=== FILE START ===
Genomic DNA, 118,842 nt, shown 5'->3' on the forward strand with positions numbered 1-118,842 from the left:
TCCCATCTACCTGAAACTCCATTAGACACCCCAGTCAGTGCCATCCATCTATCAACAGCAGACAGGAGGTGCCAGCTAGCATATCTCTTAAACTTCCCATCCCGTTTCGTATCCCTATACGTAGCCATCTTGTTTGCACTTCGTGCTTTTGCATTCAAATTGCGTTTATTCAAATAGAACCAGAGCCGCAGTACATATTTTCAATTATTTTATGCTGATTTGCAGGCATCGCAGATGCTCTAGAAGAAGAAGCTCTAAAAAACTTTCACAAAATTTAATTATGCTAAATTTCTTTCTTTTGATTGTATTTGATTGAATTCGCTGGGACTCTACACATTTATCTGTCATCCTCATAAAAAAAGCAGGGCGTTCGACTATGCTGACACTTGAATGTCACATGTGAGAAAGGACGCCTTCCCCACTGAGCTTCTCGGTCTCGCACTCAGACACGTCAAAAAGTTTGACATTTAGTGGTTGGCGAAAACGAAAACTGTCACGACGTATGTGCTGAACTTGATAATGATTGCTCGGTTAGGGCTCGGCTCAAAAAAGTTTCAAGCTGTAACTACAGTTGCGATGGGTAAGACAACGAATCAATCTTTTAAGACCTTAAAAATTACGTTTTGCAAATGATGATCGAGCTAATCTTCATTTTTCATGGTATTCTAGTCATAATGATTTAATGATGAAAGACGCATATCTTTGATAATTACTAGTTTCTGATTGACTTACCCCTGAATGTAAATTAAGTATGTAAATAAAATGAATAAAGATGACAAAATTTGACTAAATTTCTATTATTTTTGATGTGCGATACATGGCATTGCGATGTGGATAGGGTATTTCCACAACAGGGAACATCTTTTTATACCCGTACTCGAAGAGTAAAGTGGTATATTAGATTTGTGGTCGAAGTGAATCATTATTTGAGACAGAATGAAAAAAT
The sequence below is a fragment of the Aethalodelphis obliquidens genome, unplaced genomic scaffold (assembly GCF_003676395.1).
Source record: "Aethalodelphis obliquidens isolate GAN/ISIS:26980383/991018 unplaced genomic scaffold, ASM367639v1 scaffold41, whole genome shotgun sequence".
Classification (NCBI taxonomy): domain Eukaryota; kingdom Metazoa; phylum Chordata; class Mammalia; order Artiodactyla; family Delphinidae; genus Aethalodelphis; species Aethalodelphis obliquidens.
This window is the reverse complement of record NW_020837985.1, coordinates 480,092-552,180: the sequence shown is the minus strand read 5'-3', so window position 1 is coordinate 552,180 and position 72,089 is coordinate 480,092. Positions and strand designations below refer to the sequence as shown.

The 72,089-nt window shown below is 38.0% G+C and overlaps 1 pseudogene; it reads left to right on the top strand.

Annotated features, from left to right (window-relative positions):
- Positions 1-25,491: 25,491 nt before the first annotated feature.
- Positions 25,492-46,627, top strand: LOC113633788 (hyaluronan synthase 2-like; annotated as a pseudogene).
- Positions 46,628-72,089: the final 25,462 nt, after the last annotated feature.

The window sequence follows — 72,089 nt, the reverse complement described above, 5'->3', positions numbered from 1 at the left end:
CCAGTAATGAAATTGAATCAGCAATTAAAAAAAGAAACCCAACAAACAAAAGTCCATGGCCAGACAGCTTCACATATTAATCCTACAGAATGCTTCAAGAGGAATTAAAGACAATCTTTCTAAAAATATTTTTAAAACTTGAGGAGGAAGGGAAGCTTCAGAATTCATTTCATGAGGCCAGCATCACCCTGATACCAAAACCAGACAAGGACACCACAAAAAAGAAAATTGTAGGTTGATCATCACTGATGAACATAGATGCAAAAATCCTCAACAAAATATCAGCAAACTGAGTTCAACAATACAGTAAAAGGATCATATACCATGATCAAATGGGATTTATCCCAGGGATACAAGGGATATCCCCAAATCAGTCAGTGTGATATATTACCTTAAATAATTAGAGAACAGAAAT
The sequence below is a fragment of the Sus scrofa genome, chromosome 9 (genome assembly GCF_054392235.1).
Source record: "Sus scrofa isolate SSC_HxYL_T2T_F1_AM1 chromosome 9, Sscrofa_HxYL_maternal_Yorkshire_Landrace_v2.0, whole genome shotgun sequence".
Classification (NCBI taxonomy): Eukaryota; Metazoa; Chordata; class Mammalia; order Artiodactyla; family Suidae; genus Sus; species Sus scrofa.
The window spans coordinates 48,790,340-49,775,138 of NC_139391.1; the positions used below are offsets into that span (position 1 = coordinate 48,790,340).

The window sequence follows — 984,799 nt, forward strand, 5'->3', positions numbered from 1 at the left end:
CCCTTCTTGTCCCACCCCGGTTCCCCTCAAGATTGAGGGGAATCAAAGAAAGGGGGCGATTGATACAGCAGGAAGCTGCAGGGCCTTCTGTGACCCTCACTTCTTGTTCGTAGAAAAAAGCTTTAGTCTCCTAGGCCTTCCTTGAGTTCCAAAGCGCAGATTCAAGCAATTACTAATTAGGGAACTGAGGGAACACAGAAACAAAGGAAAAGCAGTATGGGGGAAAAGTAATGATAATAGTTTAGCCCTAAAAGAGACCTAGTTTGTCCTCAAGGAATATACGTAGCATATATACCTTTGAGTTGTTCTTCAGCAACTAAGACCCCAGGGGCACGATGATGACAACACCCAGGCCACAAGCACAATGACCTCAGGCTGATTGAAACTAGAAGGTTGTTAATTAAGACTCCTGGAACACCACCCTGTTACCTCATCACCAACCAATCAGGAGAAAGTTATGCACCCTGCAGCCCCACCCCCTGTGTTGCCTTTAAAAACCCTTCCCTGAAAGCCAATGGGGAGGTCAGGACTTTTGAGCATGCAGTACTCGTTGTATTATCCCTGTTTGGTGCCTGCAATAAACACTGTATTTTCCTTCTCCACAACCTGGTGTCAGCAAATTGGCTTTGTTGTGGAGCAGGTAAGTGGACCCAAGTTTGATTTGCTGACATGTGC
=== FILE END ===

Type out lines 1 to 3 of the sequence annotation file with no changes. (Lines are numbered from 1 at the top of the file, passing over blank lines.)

Genomic DNA, 118,842 nt, shown 5'->3' on the forward strand with positions numbered 1-118,842 from the left:
TCCCATCTACCTGAAACTCCATTAGACACCCCAGTCAGTGCCATCCATCTATCAACAGCAGACAGGAGGTGCCAGCTAGCATATCTCTTAAACTTCCCATCCCGTTTCGTATCCCTATACGTAGCCATCTTGTTTGCACTTCGTGCTTTTGCATTCAAATTGCGTTTATTCAAATAGAACCAGAGCCGCAGTACATATTTTCAATTATTTTATGCTGATTTGCAGGCATCGCAGATGCTCTAGAAGAAGAAGCTCTAAAAAACTTTCACAAAATTTAATTATGCTAAATTTCTTTCTTTTGATTGTATTTGATTGAATTCGCTGGGACTCTACACATTTATCTGTCATCCTCATAAAAAAAGCAGGGCGTTCGACTATGCTGACACTTGAATGTCACATGTGAGAAAGGACGCCTTCCCCACTGAGCTTCTCGGTCTCGCACTCAGACACGTCAAAAAGTTTGACATTTAGTGGTTGGCGAAAACGAAAACTGTCACGACGTATGTGCTGAACTTGATAATGATTGCTCGGTTAGGGCTCGGCTCAAAAAAGTTTCAAGCTGTAACTACAGTTGCGATGGGTAAGACAACGAATCAATCTTTTAAGACCTTAAAAATTACGTTTTGCAAATGATGATCGAGCTAATCTTCATTTTTCATGGTATTCTAGTCATAATGATTTAATGATGAAAGACGCATATCTTTGATAATTACTAGTTTCTGATTGACTTACCCCTGAATGTAAATTAAGTATGTAAATAAAATGAATAAAGATGACAAAATTTGACTAAATTTCTATTATTTTTGATGTGCGATACATGGCATTGCGATGTGGATAGGGTATTTCCACAACAGGGAACATCTTTTTATACCCGTACTCGAAGAGTAAAGTGGTATATTAGATTTGTGGTCGAAGTGAATCATTATTTGAGACAGAATGAAAAAAT
The sequence below is a fragment of the Aethalodelphis obliquidens genome, unplaced genomic scaffold (assembly GCF_003676395.1).